We’ve all heard the idea that employees don’t leave companies, they leave their bosses. And while there’s a lot of truth to that, it’s important to understand why. The current situation is that way too many good people are leaving their jobs. According to Microsoft Work Trend Index, around 40% of employees want to leave their jobs this year, and US studies show that 25% are planning to quit over the next few months.
What makes this even worse is that, many times, employees bond in their misery and they resign in groups. This leaves the already struggling company with even greater challenges.
Losing Great Employees: The Warning Signs
When employees are leaving an organization, it means that they are either not engaged, not utilizing their skills, or both. And that means that the company has not created a culture of highly engaged, highly productive employees. And in a nutshell, this is the precise role of leadership in any organization.
What does it mean to be highly engaged and highly productive? You can see them from a mile away! Consistently confident, competent, accomplished, achieving goals, self-assured, self-reliant, inspired and they inspire others. They are enthusiastic, ready, and able to do what needs to be done. These employees are in no hurry to leave. They see the future and they’re in it.
In an organization with low employee morale and retention, too many employees have low or unpredictable performance, they are often confused, make mistakes, and have to do a lot of re-work. Their processes create many inefficiencies, and they often feel discouraged and frustrated. These employees fantasize every day about leaving for a better life. And while this is sometimes an individual issue or a bad hire, that’s not the norm. What’s very common is for whole work groups, departments, regions, or organizations to be in the same boat.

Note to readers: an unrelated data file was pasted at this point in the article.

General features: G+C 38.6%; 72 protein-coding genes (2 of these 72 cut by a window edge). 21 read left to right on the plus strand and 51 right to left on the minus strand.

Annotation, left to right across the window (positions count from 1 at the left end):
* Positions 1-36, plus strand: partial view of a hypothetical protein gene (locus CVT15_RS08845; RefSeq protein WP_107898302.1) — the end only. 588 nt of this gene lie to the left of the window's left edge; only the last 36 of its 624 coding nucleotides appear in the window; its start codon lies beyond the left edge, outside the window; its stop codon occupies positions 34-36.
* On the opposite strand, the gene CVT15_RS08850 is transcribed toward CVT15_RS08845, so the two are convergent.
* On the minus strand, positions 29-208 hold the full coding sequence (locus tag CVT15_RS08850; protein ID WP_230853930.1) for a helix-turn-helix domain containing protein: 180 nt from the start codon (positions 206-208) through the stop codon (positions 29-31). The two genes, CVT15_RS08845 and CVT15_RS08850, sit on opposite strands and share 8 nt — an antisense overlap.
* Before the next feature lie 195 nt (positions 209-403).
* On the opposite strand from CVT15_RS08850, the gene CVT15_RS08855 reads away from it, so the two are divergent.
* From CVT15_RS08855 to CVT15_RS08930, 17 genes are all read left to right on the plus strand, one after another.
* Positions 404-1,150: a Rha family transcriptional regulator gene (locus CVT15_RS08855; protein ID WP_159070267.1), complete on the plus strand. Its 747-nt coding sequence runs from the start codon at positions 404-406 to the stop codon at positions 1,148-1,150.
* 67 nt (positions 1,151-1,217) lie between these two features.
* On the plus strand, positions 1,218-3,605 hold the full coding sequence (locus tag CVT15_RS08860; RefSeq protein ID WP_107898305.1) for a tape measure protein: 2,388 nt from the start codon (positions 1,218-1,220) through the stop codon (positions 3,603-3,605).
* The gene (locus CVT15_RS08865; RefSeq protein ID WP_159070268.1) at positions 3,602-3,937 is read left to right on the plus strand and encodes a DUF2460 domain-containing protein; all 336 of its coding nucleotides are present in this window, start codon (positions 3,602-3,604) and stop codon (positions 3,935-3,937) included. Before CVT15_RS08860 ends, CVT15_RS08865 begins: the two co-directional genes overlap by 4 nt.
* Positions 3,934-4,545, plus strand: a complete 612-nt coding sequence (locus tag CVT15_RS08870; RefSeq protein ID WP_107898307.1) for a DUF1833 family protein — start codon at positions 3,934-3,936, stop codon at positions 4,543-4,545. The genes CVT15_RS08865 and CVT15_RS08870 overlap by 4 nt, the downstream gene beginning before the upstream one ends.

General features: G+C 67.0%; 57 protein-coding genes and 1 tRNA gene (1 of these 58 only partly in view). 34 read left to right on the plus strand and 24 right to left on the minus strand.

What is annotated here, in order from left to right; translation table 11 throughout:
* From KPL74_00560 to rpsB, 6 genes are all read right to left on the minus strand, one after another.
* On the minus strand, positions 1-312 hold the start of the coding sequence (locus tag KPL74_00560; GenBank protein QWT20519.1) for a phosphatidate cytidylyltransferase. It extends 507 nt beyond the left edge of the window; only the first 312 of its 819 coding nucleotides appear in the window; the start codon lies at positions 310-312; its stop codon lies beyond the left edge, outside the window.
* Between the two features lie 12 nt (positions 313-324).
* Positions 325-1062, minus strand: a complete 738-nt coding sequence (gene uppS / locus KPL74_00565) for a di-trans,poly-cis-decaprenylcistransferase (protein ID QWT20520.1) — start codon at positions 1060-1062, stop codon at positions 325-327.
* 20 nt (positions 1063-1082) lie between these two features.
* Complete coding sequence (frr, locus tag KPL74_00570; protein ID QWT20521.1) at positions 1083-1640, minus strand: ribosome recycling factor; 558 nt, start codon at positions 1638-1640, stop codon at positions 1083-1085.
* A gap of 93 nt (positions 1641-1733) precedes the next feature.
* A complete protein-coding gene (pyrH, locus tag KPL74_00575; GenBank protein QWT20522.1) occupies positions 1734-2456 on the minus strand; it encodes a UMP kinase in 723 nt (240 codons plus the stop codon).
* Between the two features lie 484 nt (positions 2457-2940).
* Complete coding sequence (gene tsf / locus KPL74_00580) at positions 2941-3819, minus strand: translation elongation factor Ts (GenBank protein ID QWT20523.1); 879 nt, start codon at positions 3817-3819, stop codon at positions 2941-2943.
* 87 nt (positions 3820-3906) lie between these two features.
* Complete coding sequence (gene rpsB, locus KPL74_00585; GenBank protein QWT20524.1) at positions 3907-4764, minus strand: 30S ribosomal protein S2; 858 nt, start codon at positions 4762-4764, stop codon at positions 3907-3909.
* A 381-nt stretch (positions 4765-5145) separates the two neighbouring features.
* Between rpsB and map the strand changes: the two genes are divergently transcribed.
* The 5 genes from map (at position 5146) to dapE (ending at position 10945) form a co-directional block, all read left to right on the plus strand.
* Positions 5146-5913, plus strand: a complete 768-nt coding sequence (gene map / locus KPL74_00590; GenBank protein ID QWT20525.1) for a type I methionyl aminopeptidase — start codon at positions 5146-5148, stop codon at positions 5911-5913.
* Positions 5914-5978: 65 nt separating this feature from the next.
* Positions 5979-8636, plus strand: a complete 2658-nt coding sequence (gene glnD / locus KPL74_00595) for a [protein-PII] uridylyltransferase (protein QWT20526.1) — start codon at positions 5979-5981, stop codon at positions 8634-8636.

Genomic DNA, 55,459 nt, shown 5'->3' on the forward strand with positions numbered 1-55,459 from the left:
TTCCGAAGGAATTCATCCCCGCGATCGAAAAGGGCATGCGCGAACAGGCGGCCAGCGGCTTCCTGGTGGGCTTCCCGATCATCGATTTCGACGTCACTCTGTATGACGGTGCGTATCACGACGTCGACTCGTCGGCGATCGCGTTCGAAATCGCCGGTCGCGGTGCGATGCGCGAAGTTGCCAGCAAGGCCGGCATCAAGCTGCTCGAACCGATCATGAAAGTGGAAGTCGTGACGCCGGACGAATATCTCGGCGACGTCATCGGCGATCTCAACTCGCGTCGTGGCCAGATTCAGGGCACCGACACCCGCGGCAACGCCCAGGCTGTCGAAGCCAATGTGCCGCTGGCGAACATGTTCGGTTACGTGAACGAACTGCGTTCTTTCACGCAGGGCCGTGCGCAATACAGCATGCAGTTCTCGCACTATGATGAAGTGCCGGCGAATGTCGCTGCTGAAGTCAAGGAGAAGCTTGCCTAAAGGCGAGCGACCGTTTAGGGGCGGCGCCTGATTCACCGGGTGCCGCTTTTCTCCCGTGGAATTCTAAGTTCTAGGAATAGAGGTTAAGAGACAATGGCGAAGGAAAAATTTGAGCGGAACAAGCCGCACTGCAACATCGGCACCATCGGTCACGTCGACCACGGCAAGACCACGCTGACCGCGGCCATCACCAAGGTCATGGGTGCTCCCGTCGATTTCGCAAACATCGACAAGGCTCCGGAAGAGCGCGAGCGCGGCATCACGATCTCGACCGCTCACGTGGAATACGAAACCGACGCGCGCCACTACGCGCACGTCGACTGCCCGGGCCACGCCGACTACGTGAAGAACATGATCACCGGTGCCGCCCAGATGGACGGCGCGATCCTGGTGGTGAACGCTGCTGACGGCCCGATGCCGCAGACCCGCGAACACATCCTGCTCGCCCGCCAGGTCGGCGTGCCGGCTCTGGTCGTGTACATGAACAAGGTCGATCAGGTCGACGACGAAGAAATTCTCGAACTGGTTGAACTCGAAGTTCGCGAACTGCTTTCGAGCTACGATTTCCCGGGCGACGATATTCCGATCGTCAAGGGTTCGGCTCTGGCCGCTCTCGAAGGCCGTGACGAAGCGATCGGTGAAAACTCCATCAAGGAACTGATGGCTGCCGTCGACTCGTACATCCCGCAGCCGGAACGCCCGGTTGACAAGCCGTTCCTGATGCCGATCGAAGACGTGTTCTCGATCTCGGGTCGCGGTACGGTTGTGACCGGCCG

Read more: CLARE SAYS: The 8th Waste
This is a real problem. Great, valued employees who are disengaged, leave. And to make things even worse, the mediocre, unproductive employees stay. We’ve seen this in multiple organizations and when we are called in to help, it’s a critical point for any organization.
Why Employee Retention is Important
Looking for a new job can be incredibly stressful. And for an organization, finding the right people to fill open positions is an ongoing challenge. Regardless of the size of your organization, the entire hiring and onboarding process is incredibly important as doing it poorly can result in a massive loss of time, resources, and money. Not to mention the stress that is absorbed by employees and potential candidates. Financial estimates of the cost of a bad hire can range from 5 to 27 times the amount of the person's actual salary.
It is important to understand that hiring the right people is the first part of the equation. The second part is properly supporting and developing employees so that they become highly engaged and self-reliant performers.